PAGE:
The social outcomes in the study by Mendonça et al1 can be regarded as interpersonal relationships with emotion regulation as a common feature. Emotion regulation can be defined as a set of processes involved in dealing with contextual demands that influence the type of emotions triggered by specific stimuli, the timing of the onset of such emotions, their affective evaluation, and their expression to promote flexible, goal-oriented behaviors. In daily life, emotion regulation is used to adapt emotions in response to people and situations, with a range of cognitive, physiological, and behavioral processes and responses. Therefore, the capacity to regulate one’s emotions has important implications for mental health, personal well-being, and the ability to successfully navigate the social world. Further insight into the potential mechanisms associated with socioemotional impairments in individuals who were born preterm or with low birth weight could be gained by combining developmental imaging with social neuroscience research, a discipline that studies how the brain mediates social processes and behavior. Within this framework, alterations in structural and functional network architecture involved in emotion regulation could be studied as an underlying biological mechanism of the association of preterm birth or low birth weight with socioemotional vulnerability.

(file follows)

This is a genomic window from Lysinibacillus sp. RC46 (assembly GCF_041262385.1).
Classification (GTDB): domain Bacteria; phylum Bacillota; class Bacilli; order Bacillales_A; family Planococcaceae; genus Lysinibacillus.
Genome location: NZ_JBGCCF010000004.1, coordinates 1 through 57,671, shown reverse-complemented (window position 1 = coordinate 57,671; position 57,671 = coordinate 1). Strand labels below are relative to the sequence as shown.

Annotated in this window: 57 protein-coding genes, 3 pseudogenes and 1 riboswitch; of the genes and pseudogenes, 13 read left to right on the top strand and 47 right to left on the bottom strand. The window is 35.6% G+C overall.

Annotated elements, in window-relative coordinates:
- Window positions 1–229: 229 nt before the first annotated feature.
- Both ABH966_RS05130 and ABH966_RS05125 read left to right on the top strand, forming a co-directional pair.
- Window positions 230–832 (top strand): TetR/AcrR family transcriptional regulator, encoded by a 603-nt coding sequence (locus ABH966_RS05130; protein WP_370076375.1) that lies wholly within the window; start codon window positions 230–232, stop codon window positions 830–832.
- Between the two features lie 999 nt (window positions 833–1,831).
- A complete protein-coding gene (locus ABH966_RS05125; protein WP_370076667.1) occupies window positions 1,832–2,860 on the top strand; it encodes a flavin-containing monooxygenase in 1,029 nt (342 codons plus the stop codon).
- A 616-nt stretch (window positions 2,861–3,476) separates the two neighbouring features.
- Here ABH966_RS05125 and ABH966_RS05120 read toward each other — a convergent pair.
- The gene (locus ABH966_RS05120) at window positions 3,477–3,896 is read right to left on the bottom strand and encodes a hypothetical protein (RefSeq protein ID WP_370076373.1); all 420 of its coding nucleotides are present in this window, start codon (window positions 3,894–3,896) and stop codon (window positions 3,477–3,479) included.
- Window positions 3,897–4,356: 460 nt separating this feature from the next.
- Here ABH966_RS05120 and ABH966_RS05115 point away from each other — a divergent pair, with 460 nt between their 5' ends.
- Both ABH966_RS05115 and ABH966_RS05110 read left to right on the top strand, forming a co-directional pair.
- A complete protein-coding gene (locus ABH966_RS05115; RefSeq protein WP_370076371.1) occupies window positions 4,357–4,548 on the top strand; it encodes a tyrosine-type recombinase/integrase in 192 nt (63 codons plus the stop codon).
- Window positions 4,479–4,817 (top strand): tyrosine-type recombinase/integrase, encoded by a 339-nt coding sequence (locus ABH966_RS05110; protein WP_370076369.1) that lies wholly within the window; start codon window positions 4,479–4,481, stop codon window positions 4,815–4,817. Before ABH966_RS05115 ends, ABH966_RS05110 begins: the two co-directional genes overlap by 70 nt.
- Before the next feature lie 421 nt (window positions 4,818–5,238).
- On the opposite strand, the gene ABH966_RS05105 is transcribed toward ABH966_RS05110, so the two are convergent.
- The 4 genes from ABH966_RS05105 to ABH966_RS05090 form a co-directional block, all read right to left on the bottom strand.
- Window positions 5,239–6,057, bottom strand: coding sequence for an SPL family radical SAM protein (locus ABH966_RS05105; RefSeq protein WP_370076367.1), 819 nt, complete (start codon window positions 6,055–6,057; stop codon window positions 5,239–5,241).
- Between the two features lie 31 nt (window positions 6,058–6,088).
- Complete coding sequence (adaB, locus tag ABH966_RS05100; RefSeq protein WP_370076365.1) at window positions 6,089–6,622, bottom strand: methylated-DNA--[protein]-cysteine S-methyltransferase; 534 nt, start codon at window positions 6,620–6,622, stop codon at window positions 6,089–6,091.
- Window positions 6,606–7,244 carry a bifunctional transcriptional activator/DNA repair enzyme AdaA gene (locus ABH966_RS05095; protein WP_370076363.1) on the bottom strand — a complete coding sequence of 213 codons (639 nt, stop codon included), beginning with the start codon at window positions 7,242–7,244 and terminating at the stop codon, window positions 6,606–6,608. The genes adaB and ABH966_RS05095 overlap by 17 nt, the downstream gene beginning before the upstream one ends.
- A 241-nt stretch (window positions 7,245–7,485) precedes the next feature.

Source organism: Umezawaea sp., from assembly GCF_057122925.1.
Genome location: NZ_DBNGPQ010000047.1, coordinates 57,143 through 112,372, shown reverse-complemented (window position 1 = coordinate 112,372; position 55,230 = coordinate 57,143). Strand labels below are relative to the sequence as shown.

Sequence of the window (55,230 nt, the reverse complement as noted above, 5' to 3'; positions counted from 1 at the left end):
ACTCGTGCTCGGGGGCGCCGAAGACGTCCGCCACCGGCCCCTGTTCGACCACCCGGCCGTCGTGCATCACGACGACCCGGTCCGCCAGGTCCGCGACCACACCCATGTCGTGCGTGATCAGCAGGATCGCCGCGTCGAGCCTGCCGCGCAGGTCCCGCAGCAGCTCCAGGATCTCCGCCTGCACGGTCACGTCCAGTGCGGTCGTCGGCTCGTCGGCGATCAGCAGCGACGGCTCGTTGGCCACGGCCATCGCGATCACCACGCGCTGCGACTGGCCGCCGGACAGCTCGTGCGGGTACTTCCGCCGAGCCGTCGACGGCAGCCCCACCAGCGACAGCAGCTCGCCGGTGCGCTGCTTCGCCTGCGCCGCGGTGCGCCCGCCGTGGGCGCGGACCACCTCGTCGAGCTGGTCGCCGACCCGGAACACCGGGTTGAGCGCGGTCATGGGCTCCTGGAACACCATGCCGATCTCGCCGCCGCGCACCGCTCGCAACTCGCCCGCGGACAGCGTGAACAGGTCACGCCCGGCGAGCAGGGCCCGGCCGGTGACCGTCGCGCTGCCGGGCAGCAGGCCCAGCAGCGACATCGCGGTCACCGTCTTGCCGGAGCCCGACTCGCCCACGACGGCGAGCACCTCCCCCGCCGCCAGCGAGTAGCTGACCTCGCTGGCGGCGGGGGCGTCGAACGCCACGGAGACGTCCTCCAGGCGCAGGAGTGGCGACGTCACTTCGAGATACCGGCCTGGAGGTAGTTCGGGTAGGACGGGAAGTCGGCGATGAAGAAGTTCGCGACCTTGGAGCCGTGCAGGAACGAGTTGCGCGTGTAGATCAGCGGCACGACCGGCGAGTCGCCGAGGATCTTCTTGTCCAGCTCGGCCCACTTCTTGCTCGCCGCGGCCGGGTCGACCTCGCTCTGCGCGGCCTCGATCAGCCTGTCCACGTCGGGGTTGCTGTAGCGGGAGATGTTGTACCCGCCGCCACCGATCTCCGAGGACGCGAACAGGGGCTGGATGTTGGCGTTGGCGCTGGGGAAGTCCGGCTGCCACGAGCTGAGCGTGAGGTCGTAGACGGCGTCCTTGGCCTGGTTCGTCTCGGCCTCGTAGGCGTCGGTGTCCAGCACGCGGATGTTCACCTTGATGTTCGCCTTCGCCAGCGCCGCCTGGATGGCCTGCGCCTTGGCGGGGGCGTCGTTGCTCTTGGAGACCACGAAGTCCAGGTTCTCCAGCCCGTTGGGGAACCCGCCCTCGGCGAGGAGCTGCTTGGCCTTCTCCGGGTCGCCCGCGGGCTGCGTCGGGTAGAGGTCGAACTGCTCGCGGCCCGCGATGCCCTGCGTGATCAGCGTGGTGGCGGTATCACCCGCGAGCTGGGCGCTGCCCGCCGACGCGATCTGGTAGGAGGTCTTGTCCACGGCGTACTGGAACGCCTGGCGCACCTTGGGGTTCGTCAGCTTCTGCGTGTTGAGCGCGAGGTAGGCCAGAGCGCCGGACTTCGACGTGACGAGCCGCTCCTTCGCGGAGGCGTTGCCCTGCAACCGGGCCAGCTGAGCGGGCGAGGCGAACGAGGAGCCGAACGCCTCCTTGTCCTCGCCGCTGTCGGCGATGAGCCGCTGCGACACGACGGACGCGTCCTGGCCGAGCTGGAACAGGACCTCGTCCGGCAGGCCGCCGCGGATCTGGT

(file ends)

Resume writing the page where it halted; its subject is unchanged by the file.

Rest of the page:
The immature nervous system is susceptible to injury and abnormal development, and infants who are born preterm or with low birth weight show widespread alterations in brain connectivity and network architecture.3 These neurodevelopmental alterations have been shown to predict later neurocognitive function3 and to persist in adult life.4 While several studies documented structural and functional alterations in brain areas that are involved in understanding others, ie, the social brain,2 in individuals who were born preterm or with low birth weight, current theoretical frameworks have shifted the focus of attention from single regions to intrinsically organized, large-scale, domain-general brain networks. Functional specialization is then studied as emerging from interactions between these domain-general intrinsic networks. Of specific relevance to social functioning and emotion regulation are the salience network and the default mode network,5 which have demonstrated reduced functional connectivity in adults who were born preterm compared with controls,4 especially in individuals who experienced self-regulatory problems in infancy.6